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rob carrick

Toronto's housing market is teaching all Canadians a lesson on how overrated it is to have your house soar in value.

April was a routinely brisk month for housing in the city and surrounding region – average prices rose to $739,082 from $636,094 a year ago, or 16.2 per cent. Commentary from the Toronto Real Estate Board noted an interesting detail, however. Actual sales of detached and semi-detached houses were down in the city because of a lack of listings.

To recap, we have the hottest real estate market this side of the Rockies and the number of houses for sale isn't enough to satisfy the hordes that want to buy. "Many would-be buyers were not able to find a home that met their needs," TREB said in its official news release.

There are a few theories about why people aren't selling. TREB's thought is that some Toronto households are choosing not to sell because on their next purchase they would have to pay a municipal land-transfer tax that piggybacks on top of a similar provincial tax. Together, these taxes amount to $21,763 on the sale of the average-priced house in the greater Toronto area.

Fear of missing out on further price gains may also be a factor. Given that the average house price in the Toronto area increased more than $100,000 in one year, this is a legitimate sentiment. But delaying the sale of a house you plan to sell – just to make more money – is risky.

By selling now, long-time owners can lock in a huge and satisfying gain. By waiting, they lose control. They're hostage to a market that might rise further, or fall. Expect the scarcity of sellers in Toronto to solve itself when prices fall. Boomers will be flinging their houses onto the market to salvage as much of their peak gains as possible.

Another theory on why there aren't enough sellers to meet demand for houses in Toronto is that people can't afford to move. Selling your jackpot win of a house means buying someone else's.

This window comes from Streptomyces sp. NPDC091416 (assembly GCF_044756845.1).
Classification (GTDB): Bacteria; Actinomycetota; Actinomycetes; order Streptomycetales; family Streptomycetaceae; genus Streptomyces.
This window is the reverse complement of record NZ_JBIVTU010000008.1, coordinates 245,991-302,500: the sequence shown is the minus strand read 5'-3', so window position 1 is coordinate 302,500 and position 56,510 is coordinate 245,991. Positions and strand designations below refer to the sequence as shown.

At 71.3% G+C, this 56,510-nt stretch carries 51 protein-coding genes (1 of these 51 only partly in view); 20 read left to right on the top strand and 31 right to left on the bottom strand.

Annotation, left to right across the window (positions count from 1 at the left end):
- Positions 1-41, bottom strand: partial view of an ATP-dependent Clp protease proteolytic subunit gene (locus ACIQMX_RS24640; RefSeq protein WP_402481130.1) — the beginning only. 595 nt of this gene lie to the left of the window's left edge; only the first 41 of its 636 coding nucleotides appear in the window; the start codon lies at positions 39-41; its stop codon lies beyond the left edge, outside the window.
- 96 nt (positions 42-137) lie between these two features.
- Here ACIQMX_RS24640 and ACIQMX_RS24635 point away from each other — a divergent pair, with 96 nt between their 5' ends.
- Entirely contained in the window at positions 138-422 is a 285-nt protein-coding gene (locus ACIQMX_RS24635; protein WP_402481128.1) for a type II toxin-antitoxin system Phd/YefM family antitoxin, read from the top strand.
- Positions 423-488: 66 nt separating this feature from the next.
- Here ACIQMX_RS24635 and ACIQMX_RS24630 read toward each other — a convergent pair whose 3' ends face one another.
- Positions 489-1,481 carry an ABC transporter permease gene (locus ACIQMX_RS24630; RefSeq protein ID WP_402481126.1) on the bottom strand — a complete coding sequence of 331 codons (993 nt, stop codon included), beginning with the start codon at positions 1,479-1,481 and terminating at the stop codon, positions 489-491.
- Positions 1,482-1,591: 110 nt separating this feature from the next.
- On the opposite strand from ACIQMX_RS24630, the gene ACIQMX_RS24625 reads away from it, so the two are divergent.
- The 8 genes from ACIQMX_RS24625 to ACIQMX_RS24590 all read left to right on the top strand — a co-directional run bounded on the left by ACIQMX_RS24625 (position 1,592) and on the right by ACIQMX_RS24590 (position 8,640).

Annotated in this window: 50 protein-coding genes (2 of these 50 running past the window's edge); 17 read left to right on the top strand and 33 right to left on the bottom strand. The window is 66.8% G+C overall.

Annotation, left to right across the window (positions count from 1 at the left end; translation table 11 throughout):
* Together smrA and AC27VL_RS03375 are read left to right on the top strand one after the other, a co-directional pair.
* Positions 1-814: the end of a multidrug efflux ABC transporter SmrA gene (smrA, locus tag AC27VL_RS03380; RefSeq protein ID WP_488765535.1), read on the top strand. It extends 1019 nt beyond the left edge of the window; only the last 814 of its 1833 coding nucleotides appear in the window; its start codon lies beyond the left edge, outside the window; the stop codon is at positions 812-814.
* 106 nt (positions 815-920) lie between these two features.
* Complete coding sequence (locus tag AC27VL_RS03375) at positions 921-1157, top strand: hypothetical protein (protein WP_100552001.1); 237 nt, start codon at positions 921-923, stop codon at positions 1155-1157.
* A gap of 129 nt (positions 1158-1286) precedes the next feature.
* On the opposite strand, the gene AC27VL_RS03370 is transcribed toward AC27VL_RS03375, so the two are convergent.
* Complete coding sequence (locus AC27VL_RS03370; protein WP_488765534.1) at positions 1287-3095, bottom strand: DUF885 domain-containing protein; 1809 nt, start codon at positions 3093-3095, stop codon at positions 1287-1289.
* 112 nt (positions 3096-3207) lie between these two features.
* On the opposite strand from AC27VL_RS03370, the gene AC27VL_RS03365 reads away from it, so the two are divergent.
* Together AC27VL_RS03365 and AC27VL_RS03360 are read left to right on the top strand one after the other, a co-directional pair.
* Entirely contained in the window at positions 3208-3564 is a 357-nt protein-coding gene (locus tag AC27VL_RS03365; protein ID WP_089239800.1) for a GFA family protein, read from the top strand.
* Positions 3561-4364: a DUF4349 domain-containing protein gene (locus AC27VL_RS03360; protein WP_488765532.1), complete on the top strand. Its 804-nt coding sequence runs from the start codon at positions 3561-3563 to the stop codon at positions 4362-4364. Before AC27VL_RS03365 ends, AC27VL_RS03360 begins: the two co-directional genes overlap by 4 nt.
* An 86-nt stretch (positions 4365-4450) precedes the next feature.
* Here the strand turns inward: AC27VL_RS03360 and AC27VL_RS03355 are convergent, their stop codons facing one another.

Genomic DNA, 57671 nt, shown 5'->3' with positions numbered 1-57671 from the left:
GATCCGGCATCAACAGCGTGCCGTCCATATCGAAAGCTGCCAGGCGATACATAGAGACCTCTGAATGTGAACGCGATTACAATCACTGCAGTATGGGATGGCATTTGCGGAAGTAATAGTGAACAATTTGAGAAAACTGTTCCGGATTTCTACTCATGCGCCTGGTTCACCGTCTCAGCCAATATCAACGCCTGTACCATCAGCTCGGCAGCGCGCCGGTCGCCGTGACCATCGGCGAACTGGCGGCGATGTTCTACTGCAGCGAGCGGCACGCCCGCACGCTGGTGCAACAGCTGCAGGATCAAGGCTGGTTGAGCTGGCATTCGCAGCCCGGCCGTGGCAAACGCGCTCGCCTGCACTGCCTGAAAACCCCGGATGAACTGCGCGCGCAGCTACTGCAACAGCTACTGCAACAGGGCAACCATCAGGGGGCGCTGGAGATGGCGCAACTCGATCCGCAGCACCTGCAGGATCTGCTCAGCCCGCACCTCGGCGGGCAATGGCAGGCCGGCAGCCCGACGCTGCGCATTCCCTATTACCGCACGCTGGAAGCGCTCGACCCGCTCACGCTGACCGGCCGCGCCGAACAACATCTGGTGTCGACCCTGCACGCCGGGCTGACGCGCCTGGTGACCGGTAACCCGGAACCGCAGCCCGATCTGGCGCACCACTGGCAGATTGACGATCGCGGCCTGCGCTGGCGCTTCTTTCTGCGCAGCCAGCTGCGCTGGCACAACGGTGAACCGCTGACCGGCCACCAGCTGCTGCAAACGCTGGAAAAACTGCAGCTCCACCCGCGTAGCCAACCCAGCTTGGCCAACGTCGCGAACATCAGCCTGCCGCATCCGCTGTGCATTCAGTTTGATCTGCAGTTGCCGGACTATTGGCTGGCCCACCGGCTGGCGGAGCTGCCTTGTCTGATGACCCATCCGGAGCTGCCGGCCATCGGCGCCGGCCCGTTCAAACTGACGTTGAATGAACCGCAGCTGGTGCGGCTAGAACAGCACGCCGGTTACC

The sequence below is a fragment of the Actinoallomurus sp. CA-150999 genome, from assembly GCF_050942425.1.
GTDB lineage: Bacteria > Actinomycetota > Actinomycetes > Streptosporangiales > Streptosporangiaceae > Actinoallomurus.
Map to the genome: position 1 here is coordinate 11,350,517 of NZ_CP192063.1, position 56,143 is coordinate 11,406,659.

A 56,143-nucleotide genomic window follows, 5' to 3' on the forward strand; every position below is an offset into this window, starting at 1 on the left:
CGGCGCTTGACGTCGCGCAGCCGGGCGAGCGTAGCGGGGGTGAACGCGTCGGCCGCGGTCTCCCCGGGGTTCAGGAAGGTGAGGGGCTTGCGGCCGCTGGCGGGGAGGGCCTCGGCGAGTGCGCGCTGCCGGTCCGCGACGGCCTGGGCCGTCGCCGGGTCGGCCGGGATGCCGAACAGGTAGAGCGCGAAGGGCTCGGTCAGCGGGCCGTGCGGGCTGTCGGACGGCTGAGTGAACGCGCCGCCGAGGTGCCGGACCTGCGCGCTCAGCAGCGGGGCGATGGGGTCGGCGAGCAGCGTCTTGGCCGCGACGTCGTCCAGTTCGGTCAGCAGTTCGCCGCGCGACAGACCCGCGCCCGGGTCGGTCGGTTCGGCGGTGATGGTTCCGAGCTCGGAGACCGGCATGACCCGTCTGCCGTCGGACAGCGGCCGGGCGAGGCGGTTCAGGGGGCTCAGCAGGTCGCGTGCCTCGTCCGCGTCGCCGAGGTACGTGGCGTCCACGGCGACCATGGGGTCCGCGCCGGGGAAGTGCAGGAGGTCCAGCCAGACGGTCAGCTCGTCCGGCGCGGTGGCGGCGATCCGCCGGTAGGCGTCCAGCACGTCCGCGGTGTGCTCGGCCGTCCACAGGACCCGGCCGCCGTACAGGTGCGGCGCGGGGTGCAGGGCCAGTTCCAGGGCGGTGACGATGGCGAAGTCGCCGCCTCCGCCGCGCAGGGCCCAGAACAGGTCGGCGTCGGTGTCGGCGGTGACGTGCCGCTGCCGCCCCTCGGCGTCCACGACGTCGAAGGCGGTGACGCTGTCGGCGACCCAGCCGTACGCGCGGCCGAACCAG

There's an obvious solution here – sell your Toronto house and move to a community where prices are much lower. But Toronto's a magnet – it has the neighbourhoods, the culture, the restaurants and the jobs that people want. Changing cities is only a niche solution to the problem of how to unlock the equity you've built in a house.

Downsizing from a house to a condo can work, but not for everyone. Getting the size and location of condo you want may end up costing nearly as much as you net from your house. If you plan to move downtown from the suburbs, it's possible a condo could cost a bit more than you made from your house.

For sure, some boomers are staying in their houses because they love the life and can't imagine living anywhere else. But this attitude can't fully explain the shortage of sellers in Toronto. It may be that a house becomes a kind of prison after it soars in value. You can't move because you'd have to pay an expensive tax and run the risk of missing more price gains ahead. And then there's the problem of buying your next house.

Unless you move somewhere cheap, is there any benefit to owning a house that has soared in value? The more your house increases in value, the higher your net worth. You can't eat your net worth, buy stuff with it or use it to pay bills, so this is really just a victory on paper. A bank will give you a big line of credit if your house is worth a lot, but you'll pay interest when using it that adds up even with today's low interest rates.

Houses in hot markets are considered to be great investments for two reasons – they've risen steadily in value and can be sold tax-free if they're a principal residence. But the behaviour of homeowners in Toronto suggests these two benefits aren't producing results.

We know that millennials are the biggest losers in expensive housing markets because of the negative effect that rising prices have on affordability. Boomers who have owned houses for decades are supposed to be the big winners.

But if it's correct that owning a house that has soared in value is overrated, then who's benefiting from the hot housing market?